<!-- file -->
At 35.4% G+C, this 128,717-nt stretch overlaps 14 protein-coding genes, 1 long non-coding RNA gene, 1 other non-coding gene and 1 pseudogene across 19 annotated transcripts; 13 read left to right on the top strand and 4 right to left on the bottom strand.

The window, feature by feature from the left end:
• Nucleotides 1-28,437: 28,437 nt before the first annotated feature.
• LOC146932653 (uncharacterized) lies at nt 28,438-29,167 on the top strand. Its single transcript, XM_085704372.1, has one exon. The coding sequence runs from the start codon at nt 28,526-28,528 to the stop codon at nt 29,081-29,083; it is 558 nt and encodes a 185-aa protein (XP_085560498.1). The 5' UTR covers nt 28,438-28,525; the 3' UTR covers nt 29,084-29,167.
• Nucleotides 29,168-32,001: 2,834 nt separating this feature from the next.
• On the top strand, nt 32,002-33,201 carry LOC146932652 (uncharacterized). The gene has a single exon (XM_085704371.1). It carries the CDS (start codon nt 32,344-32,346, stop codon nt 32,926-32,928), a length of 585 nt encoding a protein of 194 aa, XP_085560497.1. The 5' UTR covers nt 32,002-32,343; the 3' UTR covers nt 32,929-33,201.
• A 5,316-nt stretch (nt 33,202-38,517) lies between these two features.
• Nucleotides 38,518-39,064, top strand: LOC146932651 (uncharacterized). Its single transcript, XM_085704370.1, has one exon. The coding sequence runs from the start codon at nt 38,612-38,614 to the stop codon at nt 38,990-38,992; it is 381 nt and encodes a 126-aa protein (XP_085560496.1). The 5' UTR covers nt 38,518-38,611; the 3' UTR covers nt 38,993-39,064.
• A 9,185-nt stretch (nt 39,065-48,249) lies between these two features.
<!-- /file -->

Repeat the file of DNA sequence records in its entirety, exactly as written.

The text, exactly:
At 35.4% G+C, this 128,717-nt stretch overlaps 14 protein-coding genes, 1 long non-coding RNA gene, 1 other non-coding gene and 1 pseudogene across 19 annotated transcripts; 13 read left to right on the top strand and 4 right to left on the bottom strand.

The window, feature by feature from the left end:
• Nucleotides 1-28,437: 28,437 nt before the first annotated feature.
• LOC146932653 (uncharacterized) lies at nt 28,438-29,167 on the top strand. Its single transcript, XM_085704372.1, has one exon. The coding sequence runs from the start codon at nt 28,526-28,528 to the stop codon at nt 29,081-29,083; it is 558 nt and encodes a 185-aa protein (XP_085560498.1). The 5' UTR covers nt 28,438-28,525; the 3' UTR covers nt 29,084-29,167.
• Nucleotides 29,168-32,001: 2,834 nt separating this feature from the next.
• On the top strand, nt 32,002-33,201 carry LOC146932652 (uncharacterized). The gene has a single exon (XM_085704371.1). It carries the CDS (start codon nt 32,344-32,346, stop codon nt 32,926-32,928), a length of 585 nt encoding a protein of 194 aa, XP_085560497.1. The 5' UTR covers nt 32,002-32,343; the 3' UTR covers nt 32,929-33,201.
• A 5,316-nt stretch (nt 33,202-38,517) lies between these two features.
• Nucleotides 38,518-39,064, top strand: LOC146932651 (uncharacterized). Its single transcript, XM_085704370.1, has one exon. The coding sequence runs from the start codon at nt 38,612-38,614 to the stop codon at nt 38,990-38,992; it is 381 nt and encodes a 126-aa protein (XP_085560496.1). The 5' UTR covers nt 38,518-38,611; the 3' UTR covers nt 38,993-39,064.
• A 9,185-nt stretch (nt 39,065-48,249) lies between these two features.